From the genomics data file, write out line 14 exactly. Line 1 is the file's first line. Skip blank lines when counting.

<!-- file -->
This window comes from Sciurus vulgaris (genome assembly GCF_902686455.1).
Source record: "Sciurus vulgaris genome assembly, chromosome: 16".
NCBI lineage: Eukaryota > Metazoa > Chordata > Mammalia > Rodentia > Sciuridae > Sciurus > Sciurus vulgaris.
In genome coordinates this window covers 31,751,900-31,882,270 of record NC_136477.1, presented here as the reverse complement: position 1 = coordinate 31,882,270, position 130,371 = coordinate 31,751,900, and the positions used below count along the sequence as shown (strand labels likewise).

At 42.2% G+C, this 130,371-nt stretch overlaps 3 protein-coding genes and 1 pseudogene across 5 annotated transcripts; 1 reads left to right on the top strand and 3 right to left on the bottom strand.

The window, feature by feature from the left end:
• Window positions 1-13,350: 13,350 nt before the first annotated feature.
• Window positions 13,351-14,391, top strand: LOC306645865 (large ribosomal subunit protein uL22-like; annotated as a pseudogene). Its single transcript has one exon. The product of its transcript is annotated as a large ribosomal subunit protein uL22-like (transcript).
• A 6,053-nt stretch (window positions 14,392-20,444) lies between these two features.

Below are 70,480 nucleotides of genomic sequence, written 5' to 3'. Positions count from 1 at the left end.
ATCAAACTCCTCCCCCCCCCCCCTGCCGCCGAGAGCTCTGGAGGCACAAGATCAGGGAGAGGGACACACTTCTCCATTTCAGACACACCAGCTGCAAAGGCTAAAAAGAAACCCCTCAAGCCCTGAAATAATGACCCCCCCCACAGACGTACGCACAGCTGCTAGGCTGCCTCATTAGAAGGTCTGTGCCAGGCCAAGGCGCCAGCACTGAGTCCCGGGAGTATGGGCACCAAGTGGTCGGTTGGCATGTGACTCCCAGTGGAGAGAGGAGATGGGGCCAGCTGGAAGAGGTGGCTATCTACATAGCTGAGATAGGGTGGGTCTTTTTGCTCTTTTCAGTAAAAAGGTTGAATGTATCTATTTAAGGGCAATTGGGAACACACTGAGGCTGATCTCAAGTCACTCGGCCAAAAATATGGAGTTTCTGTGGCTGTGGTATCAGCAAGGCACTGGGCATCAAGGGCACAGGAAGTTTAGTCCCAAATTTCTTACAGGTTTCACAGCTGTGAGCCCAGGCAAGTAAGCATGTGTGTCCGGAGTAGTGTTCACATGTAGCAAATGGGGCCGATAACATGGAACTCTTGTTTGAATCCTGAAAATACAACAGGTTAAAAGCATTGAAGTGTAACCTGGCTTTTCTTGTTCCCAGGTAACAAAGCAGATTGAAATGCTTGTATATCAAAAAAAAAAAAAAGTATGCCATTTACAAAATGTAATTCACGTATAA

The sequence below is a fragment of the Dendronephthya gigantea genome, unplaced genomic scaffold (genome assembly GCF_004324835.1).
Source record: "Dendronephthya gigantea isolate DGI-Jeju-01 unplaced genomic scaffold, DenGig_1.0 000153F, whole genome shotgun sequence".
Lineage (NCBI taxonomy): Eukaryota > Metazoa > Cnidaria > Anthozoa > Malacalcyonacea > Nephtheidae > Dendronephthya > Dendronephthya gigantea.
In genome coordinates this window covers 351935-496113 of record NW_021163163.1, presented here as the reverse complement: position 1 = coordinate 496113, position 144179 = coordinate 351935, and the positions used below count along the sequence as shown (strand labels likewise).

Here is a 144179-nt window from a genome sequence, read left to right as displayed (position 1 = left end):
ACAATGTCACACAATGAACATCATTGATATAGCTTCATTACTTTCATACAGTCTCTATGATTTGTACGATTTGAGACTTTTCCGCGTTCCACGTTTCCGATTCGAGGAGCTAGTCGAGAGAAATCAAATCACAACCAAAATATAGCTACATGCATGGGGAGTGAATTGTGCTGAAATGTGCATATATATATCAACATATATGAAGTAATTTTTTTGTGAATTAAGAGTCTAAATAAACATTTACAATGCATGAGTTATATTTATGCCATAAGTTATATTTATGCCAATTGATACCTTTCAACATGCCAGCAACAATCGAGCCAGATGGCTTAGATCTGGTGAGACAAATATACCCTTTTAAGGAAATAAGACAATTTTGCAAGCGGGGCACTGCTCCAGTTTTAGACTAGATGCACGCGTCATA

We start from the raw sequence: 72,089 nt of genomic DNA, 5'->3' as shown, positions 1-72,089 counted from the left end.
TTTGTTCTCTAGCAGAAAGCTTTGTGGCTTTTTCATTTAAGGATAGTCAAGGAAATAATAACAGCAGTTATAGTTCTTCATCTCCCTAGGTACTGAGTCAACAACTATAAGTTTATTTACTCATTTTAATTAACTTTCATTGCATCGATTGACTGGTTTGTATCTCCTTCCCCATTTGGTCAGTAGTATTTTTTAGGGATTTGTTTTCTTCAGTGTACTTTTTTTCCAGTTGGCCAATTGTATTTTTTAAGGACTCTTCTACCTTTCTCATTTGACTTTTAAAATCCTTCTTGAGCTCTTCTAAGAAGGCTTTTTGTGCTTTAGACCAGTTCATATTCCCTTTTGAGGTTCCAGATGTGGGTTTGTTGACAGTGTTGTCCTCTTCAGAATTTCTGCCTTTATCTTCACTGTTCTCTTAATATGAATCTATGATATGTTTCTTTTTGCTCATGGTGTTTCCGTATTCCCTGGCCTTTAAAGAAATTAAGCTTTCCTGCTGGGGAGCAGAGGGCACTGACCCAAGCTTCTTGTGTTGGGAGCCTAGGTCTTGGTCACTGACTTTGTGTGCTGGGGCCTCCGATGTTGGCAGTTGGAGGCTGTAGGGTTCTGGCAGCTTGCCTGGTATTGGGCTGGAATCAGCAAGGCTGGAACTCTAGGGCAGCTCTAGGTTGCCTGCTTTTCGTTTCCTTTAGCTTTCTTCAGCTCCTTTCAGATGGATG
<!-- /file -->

Lineage (NCBI taxonomy): Eukaryota > Metazoa > Cnidaria > Anthozoa > Malacalcyonacea > Nephtheidae > Dendronephthya > Dendronephthya gigantea.